It should come as no surprise that we at Books@Work are readers ourselves. Rachel Burstein has shared the books for which she is thankful here and Ann Kowal Smith has shared her passion for libraries here. This week, Capria Jaussen, our Operations Manager, reflects on her history with books and the power of reading a variety of interesting texts.
I cannot remember a time when books were not a central part of my life. My parents, one a public school teacher and one the ultimate autodidact, were firmly committed to books as both a tool for education and as a medium for personal transformation. Recently my mother, in a rather confessional tone, told me that she used to spend a part of her meager earnings each month for a housekeeper, which gave her more time to read to my brother, sister and me. As I now read to my own young son every night, in the same way my parents did to me (the same books even!), I am struck again by how profoundly books have shaped me and am interested in the many reasons I continue to seek them out.
Characters are one of the biggest draws for me, as they are for many participants in Books@Work. In one case, a participant reported identifying with a character in a short story so profoundly that it helped her process the overwhelming emotions of the long illness and ultimate death of her father-in-law.
I’m attracted to characters that I either readily identify with or who clearly remind me of people I have actually met. I know many people with the character of Charlotte Bronte’s St. John Rivers (from Jane Eyre): proud and severe yet generous and eloquent. Anne Elliot, from Jane Austen’s Persuasion, possesses a quiet care for others and a deeply harbored disappointment in herself, a hallmark of many women in my family. John Steinbeck’s East of Eden is full of characters with very human traits, from Samuel Hamilton’s sociability and wisdom to Adam Trask’s naiveté and vulnerability. I KNOW these characters. I understand their motivations and I derive comfort from feeling like I know the lay of the land when I read these books.
Companionship is not the only motivation for reading, though. There are many books that have challenged my way of looking at the world, whose concepts have pushed me away from feeling safe into the perspective of another. I reconsider my ideas of justice and motivation when I read In Cold Blood by Truman Capote, or grapple with the contradictory notion of black slave owners in The Known World by Edward Jones. Cormac McCarthy’s The Road tests my assumptions of how to be a good parent in the midst of harrowing circumstances. The Satanic Verses by Salman Rushdie redefines my sense of the sacred and the profane. These books propel me to greater empathy and expand my horizons in a way that is more like a respected teacher than a friend.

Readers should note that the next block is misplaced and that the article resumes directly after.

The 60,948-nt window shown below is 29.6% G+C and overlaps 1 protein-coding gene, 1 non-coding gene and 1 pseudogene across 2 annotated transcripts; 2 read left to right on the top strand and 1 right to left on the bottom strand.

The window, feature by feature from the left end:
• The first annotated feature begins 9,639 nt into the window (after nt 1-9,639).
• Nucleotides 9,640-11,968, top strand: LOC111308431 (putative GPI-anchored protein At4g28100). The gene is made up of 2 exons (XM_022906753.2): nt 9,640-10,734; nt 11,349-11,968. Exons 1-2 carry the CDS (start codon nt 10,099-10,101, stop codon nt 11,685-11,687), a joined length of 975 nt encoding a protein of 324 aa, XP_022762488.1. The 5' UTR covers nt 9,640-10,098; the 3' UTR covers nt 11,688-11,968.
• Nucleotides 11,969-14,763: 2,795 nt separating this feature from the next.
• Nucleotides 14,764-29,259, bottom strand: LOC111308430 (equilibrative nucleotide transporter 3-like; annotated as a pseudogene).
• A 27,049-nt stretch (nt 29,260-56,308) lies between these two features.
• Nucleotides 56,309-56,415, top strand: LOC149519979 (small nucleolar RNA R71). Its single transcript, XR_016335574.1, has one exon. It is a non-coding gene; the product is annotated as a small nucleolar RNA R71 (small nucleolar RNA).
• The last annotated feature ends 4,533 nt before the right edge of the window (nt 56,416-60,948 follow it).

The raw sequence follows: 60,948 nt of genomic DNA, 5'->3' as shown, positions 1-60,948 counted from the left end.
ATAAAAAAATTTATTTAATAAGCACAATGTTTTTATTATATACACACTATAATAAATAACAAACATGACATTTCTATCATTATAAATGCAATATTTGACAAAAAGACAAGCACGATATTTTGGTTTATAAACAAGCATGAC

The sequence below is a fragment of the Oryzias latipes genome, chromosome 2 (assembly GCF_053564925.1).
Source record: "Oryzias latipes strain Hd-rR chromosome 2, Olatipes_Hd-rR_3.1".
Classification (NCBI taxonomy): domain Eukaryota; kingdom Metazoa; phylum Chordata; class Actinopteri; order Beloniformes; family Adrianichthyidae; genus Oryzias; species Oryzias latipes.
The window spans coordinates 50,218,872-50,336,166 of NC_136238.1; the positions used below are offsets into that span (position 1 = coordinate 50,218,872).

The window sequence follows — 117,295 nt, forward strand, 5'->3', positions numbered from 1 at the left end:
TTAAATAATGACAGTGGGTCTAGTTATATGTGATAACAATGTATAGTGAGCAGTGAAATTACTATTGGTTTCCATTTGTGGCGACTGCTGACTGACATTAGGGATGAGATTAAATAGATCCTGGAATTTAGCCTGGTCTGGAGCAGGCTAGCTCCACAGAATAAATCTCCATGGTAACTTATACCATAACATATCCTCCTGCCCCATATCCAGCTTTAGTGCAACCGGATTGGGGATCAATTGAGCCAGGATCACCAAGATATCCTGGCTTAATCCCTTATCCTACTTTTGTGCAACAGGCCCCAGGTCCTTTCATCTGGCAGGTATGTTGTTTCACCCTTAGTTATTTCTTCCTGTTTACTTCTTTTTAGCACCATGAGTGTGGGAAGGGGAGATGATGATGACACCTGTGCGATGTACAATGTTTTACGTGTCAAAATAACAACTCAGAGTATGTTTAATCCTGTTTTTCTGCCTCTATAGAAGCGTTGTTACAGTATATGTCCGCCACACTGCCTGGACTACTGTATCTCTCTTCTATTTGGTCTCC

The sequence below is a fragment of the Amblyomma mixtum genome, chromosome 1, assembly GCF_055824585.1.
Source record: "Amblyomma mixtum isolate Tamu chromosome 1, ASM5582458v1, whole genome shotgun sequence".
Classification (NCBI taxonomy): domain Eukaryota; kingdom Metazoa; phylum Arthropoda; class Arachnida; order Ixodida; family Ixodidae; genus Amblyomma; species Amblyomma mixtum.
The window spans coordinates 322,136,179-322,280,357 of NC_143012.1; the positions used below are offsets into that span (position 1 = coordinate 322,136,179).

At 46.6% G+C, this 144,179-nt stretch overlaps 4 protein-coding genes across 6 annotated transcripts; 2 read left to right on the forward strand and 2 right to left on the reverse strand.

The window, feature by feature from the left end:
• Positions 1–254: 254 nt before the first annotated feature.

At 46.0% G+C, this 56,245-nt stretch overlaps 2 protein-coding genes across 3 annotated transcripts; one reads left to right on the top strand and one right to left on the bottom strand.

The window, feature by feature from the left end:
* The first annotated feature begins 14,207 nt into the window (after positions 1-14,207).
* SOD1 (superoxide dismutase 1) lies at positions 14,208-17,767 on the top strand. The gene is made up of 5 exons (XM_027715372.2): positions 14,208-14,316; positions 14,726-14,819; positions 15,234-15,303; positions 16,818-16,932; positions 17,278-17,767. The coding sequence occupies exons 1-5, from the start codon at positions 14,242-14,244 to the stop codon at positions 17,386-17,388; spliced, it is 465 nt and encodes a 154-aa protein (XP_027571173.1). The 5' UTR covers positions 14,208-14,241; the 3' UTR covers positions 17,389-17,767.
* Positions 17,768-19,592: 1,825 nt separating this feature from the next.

Sometimes the very language of the book itself shapes me. The Sound and The Fury by William Faulkner was so difficult and strange on first encounter. I knew the story of Hilary Mantel’s Wolf Hall, but had to work so hard to figure out who was actually speaking at any given moment. I love both the genderless narrator in Written on the Body by Jeanette Winterson and the gauzy obscurity of the language in Mrs. Dalloway by Virginia Woolf. It is not so much the story or characters or concepts in these books but the very way of telling that displaces me as I read. I feel disoriented, like being in a maze, where the writing itself is so beautiful and uncanny you can’t help but want to explore.
These are even more reasons why I am so deeply invested in books. My first encounter with poetry, so simultaneously lavish and parsimonious, that I was left winded. My complete absorption with science fiction and fantasy, those worlds near enough our own that suck us in but are strange enough that we never want to leave. The searing prodding I feel from great non-fiction, or journalism, or even an essay.
What I hear from people participating in Books@Work seminars continues to solidify my belief in the power of a book’s great characters, meaningful concepts and challenging writing to transform readers. Suffice it to say, there is no single reason why I read, and I expect to discover many more with every turn of the page.
Image: Jean Baptiste Camille Corot, Young Girl Reading, 1868, National Gallery of Art, Washington DC, [Public Domain], via Wikimedia Commons